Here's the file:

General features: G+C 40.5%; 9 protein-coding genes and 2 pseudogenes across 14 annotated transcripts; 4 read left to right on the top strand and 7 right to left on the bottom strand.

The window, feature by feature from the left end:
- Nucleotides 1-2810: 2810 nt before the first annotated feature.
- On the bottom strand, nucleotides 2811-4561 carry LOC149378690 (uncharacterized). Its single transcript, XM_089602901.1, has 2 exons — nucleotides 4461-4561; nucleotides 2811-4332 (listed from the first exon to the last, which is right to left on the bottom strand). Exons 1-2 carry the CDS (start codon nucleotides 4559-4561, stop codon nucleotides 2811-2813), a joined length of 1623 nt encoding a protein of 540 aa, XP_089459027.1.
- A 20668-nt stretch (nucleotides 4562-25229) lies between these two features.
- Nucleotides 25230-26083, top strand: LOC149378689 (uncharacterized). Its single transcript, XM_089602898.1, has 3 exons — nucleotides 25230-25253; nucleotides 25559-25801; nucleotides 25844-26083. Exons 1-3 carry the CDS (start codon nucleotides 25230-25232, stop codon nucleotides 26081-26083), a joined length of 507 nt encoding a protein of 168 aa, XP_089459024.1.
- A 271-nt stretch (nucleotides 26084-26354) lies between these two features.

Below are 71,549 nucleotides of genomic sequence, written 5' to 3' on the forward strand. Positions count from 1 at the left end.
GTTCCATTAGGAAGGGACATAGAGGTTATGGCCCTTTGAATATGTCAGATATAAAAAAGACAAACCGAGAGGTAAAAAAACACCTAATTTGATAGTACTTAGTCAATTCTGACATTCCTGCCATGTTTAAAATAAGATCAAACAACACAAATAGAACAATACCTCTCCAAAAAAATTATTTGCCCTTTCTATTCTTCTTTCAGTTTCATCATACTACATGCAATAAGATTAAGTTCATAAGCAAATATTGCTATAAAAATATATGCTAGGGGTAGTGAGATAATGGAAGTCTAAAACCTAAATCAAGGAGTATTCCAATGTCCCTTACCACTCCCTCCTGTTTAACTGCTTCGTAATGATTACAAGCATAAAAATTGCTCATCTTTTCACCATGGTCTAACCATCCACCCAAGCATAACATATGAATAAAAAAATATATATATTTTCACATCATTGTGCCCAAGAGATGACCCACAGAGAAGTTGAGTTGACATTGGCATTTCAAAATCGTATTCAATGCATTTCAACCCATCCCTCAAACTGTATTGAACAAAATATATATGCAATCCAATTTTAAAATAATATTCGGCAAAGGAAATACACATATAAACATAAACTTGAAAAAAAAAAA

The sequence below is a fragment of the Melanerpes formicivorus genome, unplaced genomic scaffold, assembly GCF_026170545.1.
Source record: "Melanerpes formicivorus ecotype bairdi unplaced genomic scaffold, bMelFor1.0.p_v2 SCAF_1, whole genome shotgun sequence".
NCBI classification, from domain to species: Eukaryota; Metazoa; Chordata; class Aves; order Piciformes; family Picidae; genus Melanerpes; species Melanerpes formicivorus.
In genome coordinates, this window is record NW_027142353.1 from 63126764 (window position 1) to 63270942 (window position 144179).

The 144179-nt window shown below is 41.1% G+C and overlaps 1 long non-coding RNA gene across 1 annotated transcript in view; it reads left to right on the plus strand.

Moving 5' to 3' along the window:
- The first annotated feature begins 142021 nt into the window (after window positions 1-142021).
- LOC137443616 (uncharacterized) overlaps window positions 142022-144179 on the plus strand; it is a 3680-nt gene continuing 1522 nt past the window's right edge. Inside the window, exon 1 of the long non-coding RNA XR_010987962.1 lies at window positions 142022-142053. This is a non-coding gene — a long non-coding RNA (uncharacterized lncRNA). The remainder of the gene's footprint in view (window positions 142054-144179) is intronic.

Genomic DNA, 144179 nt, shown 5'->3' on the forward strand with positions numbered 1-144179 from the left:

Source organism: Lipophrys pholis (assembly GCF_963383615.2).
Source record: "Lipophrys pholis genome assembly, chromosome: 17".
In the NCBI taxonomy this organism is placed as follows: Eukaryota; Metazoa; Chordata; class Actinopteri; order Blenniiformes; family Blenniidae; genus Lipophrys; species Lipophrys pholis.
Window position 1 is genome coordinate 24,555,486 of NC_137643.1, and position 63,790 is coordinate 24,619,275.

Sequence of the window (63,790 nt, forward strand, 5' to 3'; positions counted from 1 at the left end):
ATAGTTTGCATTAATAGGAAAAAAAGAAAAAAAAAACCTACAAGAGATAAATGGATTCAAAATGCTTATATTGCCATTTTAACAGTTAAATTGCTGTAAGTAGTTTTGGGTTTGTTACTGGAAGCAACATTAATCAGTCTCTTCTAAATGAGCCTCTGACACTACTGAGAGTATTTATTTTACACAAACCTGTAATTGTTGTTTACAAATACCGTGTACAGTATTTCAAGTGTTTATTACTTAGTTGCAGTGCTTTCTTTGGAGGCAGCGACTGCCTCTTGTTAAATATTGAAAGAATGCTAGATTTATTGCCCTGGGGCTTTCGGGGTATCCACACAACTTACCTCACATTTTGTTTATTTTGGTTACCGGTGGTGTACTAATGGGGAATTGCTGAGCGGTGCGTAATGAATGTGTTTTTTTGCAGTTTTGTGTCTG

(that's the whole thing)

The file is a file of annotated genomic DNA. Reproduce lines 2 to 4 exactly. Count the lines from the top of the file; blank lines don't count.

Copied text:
The window, feature by feature from the left end:
- Nucleotides 1-2810: 2810 nt before the first annotated feature.
- On the bottom strand, nucleotides 2811-4561 carry LOC149378690 (uncharacterized). Its single transcript, XM_089602901.1, has 2 exons — nucleotides 4461-4561; nucleotides 2811-4332 (listed from the first exon to the last, which is right to left on the bottom strand). Exons 1-2 carry the CDS (start codon nucleotides 4559-4561, stop codon nucleotides 2811-2813), a joined length of 1623 nt encoding a protein of 540 aa, XP_089459027.1.